A couple of weeks ago I discussed deadlift strength and the use of exercises to help bolster the numbers. This week: the back squat.
Hoodie addressed the importance of back squat position last week – hips back, knees out, chest up, low back tight and weight in heels. To add to this, I’m going to take you through some exercises that can be used to help correct any inflexibilities, as well as strengthen weak points in the lift.
Firstly, to get into that ideal position you need adequate adductor (groin), calf and thoracic mobility. This will prevent the knees rolling in, allow the knees to come forward and maintain a high chest position respectively.
The next step is to look at where you get stuck on a heavy lift. Typically, either you find it hard to get the weight moving from the bottom position (“firing out of the hole”), or the chest collapses forward with a rounded back (common in those who are hip-dominant and much prefer deadlifting.)
To get extra drive out of your bottom position:
- Bottom to bottom squats: set the rails in the squat rack so that when you set the bar on your back from the rails it matches your squat depth. Essentially we’re trying to increase the strength focus in the bottom of the squat (“the hole”) by removing any ‘bounce’ or stretch reflex available. You can also mimic this by pausing at the bottom of each rep for one to two seconds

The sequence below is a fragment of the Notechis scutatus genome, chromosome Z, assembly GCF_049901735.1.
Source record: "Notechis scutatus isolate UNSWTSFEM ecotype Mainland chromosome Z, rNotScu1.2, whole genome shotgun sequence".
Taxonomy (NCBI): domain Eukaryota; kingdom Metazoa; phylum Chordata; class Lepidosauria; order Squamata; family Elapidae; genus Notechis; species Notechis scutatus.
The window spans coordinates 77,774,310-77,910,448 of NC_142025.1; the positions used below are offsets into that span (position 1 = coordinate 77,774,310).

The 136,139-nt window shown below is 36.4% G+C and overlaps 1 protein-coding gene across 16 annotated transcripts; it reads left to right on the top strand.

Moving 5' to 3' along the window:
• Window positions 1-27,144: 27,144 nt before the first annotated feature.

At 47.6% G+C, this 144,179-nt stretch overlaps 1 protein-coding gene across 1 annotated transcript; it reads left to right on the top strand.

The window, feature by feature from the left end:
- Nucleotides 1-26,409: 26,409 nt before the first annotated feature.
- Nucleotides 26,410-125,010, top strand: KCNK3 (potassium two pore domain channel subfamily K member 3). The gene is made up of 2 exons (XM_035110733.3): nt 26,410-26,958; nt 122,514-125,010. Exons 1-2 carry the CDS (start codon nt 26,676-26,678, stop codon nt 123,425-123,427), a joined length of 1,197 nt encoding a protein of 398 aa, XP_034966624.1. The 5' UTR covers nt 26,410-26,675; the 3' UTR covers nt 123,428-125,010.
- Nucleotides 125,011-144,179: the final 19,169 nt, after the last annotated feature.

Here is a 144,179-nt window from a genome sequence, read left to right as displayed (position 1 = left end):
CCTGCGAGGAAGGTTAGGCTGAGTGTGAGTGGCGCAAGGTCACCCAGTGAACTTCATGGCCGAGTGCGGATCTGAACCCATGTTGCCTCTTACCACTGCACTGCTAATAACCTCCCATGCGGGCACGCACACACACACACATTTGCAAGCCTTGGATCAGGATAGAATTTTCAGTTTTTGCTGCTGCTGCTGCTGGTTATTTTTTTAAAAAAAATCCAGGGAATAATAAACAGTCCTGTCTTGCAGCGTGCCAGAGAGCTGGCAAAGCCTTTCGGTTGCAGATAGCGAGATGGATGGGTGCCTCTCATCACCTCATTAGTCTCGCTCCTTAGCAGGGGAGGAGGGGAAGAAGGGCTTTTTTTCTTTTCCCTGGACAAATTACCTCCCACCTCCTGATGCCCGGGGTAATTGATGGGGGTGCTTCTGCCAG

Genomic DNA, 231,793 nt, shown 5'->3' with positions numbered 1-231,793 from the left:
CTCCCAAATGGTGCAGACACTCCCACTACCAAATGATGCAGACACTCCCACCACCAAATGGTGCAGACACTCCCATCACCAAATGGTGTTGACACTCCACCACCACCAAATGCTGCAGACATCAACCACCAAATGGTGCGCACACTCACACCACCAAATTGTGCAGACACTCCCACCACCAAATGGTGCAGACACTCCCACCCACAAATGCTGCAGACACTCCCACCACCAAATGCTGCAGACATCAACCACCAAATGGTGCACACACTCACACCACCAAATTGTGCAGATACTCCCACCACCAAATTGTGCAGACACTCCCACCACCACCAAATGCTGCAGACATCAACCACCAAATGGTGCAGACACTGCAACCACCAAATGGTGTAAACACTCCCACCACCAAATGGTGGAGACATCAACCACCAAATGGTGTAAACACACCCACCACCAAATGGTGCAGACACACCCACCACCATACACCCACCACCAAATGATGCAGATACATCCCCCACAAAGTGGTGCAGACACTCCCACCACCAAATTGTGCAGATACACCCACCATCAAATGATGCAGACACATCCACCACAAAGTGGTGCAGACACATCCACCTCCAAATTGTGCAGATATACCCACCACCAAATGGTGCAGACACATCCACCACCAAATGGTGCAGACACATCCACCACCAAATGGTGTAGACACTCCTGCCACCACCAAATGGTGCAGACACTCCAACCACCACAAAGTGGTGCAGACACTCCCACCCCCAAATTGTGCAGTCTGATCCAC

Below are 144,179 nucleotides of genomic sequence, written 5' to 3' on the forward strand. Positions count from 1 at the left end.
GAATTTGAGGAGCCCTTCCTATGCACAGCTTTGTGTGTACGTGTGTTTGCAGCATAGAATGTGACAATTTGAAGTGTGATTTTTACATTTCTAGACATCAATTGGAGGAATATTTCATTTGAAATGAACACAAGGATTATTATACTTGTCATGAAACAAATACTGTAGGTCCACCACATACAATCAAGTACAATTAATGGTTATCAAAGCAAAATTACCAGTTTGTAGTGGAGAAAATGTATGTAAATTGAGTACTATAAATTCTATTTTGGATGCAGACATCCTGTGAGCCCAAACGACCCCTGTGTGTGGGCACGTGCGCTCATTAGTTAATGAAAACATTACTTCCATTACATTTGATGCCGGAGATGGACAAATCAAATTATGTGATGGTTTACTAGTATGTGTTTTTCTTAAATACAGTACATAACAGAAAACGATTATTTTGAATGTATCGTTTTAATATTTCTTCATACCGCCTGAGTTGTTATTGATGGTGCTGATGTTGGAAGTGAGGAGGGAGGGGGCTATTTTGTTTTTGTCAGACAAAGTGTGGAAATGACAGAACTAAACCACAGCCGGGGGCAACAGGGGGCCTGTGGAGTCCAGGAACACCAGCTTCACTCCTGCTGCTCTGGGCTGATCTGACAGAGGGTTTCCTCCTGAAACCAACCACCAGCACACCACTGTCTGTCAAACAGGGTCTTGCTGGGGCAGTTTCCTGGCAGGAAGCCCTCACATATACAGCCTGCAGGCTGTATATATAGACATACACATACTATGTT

[I prefer the rails methods because it forces you to tighten everything from a relaxed position - a very hard thing to do at the bottom of a squat. Great for neural activation.]
For the hip dominant:
- Weighted GHD extensions: a strong focus on glute and low back strength to help maintain the neutral spine during a heavy back squat set.
For any type of squatter:
- Banded bodyweight squats: the band wants to pull the knees in, and by resisting it you effectively train the right muscles to keep the knees out wide during squatting. Great in warm ups.
- Core work: ring rollouts, prone holds and side prone holds to name a few. They each reinforce the maintenance of neutral spine during the squat, and are a common point of weakness during heavy squats.
- Pistols (weighted if you’re game!): they maintain left and right balance as well as making both the quads and glutes work very hard from the bottom position. Do not let yourself collapse forward when doing these!
For nutcases and more serious squatters (working towards double bodyweight squats):
- Back lever progressions: these develop enormous amounts of core strength and stability, combined with emphasis on low back control and activation (you can never successfully hold a back lever without it.)
Try a few of these out and see how you go. As always, if in doubt, talk to the trainers!